It was found that testosterone levels increased depending on training and supplementation. In other words, the group involved in weight training and supplementation had the most significant increase, implying that this combination contributes to performance and muscle strength. More research is needed to confirm the benefit of zinc as an ergogenic aid, but the findings are fascinating.
Sleep quality has positive effects on athletic performance, but a lack can be detrimental. Several issues can arise from poor sleep that could jeopardise performance. These include decreased accuracy and reaction times that could impact sports like tennis or badminton; quicker times to exhaustion, which could impact endurance athletes; poor-decision making, which could affect all sports; and an increased risk of injury and illness.
Several micronutrients have been linked to sleep. Although there is not a tremendous amount of research on this topic, it still seems that there is a positive association between sleep duration and micronutrients, including iron, zinc, and magnesium. Athletes should ensure they get plenty of foods rich in these nutrients into their daily diet to help ensure the quality of their sleep.
There are plenty of zinc-rich foods you can include in your diet. Here are some examples and how much zinc they contain.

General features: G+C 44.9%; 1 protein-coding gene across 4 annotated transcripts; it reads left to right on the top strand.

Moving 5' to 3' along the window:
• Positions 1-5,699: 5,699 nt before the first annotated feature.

|Zinc-rich foods|| Amount of zinc
|Offal (liver, kidney)||14.2mg/100g|
|Nuts and seeds (especially pumpkin seeds)||6.6mg/100g|
|Wholegrains (oats, brown rice, brown bread)||2.3mg/100g|
|Beans, lentils and pulses (black beans, chickpeas and red lentils)||1.5mg/100g|
Phytic acid, or phytate, is found in plant foods such as beans, nuts, seeds, and whole grains. This substance can inhibit the absorption of zinc, which is why it is harder to get zinc from plant-based sources. Vegetarians and vegans should bear this in mind when planning their diet and may need to include plenty of zinc-rich foods to get an adequate intake.
Animal proteins are rich in zinc, which is more readily absorbed in the body from this source. The consumption of animal protein has also been shown to counteract the adverse effects of phytates, thus improving the uptake of zinc from plant-based foods in the same meal.
|Zinc-rich meal|| Amount of zinc
|Two scrambled eggs, 100g spinach, two slices of wholegrain toast||3.6mg|
|100g lean beef stir fry (green veggies) and 180g cooked brown rice||7.4mg|
|Mixed bean chilli (150g), 30g cheese served, and 180g cooked brown rice||4.7mg|
To maintain performance, athletes should focus on their overall diet as a priority. The more varied this diet, the greater the chance athletes have of gleaning everything they need to support their needs. If an athlete feels that their diet is not up to scratch, or if there is a chance of deficiency, such as in the case of endurance athletes, then taking at least a multivitamin and mineral supplement can help to ensure an adequate micronutrient intake.
This article is written by nutrition professionals, and is aimed at nutritionists and athletes. It is not intended to replace advice from your own doctor or nutritionist. Please consult a professional before trying supplements.